ECF highlights cultural policy research and activism in the Middle East and North Africa (MENA) region. Through a series of interviews, ECF introduces cultural policy researchers and activists from across the region who are working on developing and influencing cultural policy development in their countries (from Algeria and Egypt to Palestine and Lebanon). Some of their analysis and research contributes to the World CP – International Cultural Policy Database – which, since its launch in 2015 by the International Federation of Arts Councils and Culture Agencies (IFACCA), is growing as an important monitoring tool of country-specific cultural policy reviews from around the world.
We talk to Hussam Al-Saray, Member of the National Task Force for Cultural Policy, Iraq - a key cultural player in the MENA region and contributor to the World CP - about his work, ambitions, challenges and vision for the future of cultural policy in his country.
Hussam Al-Saray is an Iraqi poet whose name started to become known in 2003. His collection of poems, Only Dirt Laughs was published by al-Farabi in Beirut in 2009. He recently finished another poetry book. He published poems in several Iraqi and Arab newspapers, including Akhbar Aladab (Egypt), Al Ettihad (UAE), Annahar, Assafir, and Al Ghawoun (Lebanon). He co-founded the Iraqi Poetry House and presided over its administrative committee in its second cycle (2013-2016). Al-Saray is also editor-in-chief of the House’s quarterly magazine Bayt. In 2015, he was chosen General Coordinator of the Iraq Cultural Policy Taskforce. His poems were translated into English, Italian, and Polish. His poem "Nation with a Grey Shadow" was chosen best poem in the 2009 Castillo Di Duino competition in Italy.
How would you summarise the message of your national task force?
The message of the task force is built to respond to the needs of the current cultural situation in Iraq, namely the need for new mechanisms of production, marketing, and public presence. Therefore, the first item on the message is to create a new relationship with the audience in ways which target new segments unrelated to conventional salons, which form elitist closed circles that are comfortable with that. Another aspect of our message is to explain the concept of cultural policies as a foundation of practices which express the country’s cultural needs and examine further the relationship between culture and society.
The task force in Baghdad is part of a wider Arab group that has representatives of other Arab capitals from east to west, except Gulf countries. Since Baghdad’s group is new to the Arab Cultural Policy Taskforce, its message is to paint a different picture of the city, which breaks the common stereotypes brought about by the media, namely the stereotype of an unstable city in a turmoiled country. Our task force strives to present an aspect of life in Baghdad and make it known, first to our colleagues in other Arab taskforces, and then internationally, using different media, including social media.
Is your activity limited to certain cities, such as Baghdad? Or does it work in several cities? Why so?
The task force was launched in 2015 with panel discussions in multiple cities, including Baghdad, Maysan, and Sulaymaniyah. This introduced the task force across Iraq: in the centre (Baghdad), the south (Maysan), and Iraqi Kurdistan (Sulaymaniyah). In 2016, the task force’s activities were limited to Baghdad, because we want to start building from the centre, by announcing our approach to cultural management, and communication and interaction with the audience. After we have made our presence in Baghdad with the ‘Do You Know?’ initiative, and its second phase ‘Do You Know Who Painted This?’ as well as the coming third phase; we will start being active in other Iraqi provinces, north and south. Perhaps 2017 will be the year of expansion to new Iraqi areas, to achieve the same objective, namely finding a new language of communication with audience whom event organisers do not usually target.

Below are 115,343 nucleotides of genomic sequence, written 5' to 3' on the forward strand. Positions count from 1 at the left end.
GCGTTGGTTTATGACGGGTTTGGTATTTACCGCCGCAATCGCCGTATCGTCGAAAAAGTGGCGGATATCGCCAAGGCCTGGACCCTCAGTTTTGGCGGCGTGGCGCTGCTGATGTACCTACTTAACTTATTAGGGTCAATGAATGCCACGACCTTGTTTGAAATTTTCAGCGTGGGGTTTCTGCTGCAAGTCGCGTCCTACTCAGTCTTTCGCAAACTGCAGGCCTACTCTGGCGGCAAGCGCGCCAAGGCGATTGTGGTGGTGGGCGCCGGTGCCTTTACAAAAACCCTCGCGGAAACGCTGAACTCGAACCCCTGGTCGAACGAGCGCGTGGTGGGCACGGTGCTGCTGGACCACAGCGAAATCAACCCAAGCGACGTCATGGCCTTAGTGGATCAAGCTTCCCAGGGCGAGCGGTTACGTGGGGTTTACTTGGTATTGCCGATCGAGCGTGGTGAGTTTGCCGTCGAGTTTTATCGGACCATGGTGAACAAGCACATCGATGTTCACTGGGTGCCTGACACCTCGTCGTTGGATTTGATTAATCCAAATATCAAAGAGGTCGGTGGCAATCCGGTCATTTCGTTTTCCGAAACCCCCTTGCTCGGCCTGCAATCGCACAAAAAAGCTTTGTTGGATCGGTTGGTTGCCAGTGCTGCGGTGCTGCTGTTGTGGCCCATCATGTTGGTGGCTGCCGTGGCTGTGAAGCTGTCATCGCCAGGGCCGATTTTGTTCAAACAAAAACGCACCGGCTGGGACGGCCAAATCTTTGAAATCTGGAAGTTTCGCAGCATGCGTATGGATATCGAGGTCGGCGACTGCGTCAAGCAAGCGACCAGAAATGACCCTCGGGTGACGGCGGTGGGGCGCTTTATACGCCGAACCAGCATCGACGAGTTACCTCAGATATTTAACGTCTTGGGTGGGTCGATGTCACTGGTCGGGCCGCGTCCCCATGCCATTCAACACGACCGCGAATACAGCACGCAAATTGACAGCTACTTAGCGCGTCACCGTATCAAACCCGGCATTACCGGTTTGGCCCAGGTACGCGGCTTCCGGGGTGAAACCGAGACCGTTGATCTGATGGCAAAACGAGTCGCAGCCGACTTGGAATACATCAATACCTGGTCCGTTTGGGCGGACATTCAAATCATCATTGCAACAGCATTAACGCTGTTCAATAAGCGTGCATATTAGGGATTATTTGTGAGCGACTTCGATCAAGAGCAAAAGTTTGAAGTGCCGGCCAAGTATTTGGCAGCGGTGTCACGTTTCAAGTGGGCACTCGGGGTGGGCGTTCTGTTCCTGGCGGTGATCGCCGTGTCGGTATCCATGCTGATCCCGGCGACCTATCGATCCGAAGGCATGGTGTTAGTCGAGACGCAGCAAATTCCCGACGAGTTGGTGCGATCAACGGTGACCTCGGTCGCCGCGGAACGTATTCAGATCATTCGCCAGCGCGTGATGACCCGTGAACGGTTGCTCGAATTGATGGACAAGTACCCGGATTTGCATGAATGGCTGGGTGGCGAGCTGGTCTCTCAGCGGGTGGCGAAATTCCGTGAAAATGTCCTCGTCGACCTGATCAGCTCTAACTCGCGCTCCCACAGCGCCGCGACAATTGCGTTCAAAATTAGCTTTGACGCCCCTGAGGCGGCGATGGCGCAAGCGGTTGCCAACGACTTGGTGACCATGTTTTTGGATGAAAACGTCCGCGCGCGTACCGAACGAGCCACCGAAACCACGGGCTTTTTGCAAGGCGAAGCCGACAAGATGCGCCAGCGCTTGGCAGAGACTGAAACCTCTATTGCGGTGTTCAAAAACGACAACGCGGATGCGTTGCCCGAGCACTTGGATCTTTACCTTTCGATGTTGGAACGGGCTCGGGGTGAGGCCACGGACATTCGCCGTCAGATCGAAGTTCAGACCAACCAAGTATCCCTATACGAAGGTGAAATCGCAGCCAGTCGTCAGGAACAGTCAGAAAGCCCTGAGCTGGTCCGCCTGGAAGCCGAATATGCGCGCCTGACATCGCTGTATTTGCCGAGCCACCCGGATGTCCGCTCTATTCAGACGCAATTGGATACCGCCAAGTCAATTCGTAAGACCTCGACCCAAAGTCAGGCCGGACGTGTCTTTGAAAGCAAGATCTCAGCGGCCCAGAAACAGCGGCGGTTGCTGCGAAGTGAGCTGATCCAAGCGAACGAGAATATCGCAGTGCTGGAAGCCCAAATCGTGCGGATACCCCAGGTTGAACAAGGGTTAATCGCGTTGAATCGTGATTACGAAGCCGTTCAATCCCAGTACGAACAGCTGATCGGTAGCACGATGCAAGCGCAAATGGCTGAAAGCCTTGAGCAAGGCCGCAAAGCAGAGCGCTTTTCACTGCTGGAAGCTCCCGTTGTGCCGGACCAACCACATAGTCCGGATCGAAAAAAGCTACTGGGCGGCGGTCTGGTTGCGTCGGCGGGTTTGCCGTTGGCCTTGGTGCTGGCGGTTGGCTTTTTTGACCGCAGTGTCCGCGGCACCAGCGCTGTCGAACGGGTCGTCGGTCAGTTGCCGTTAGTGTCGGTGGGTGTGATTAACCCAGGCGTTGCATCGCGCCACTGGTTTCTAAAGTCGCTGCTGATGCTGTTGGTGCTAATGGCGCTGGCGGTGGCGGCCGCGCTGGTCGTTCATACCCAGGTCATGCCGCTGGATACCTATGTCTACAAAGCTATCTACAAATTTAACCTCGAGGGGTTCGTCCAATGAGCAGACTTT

What challenges does working on cultural policies face in a country such as Iraq, which is suffering from internal wars and divisions?
The most prominent challenge is the common mood of frustration and despair, because of the general situation. Another challenge is that you don’t always meet people who understand your motivation to establish purely cultural work. Someone would ask, ‘why do you draw graffiti on the wall?’ or, ‘why are you giving this painting away for free?’ The reason is that Iraqi politicians have destroyed moral values in the country. Our problem today is widespread mistrust. For a citizen to trust you and believe you are independent without support from certain factions or political parties, you need to explain the idea clearly, and be ready to respond to the question, ‘are you associated with a party or political organisation?’ with ‘absolutely not;’ whether the question comes from a hospital director, the dean of a college, or a mall owner.
Does the government or civil society respond to your taskforce’s work?
In 2015, we organised a conference on ‘Cultural Management in Times of Crisis’. This was the first test to how responsive government and legislation bodies would be to ideas and recommendations of the conference. Some of them pertained to the management of cultural events in the countries, and some pertained to the marketing of artworks and showing them in public places, while some pertained to regulations of culture. We did not find any meaningful response. Everything representatives and officials said turned out to be empty rhetoric. The Ministry of Culture still improvises in managing cultural issues. The parliament turned a blind eye to all our recommendations to revise old cultural regulations or to consider new laws. We probably need more pressure campaigns, at least for new regulations.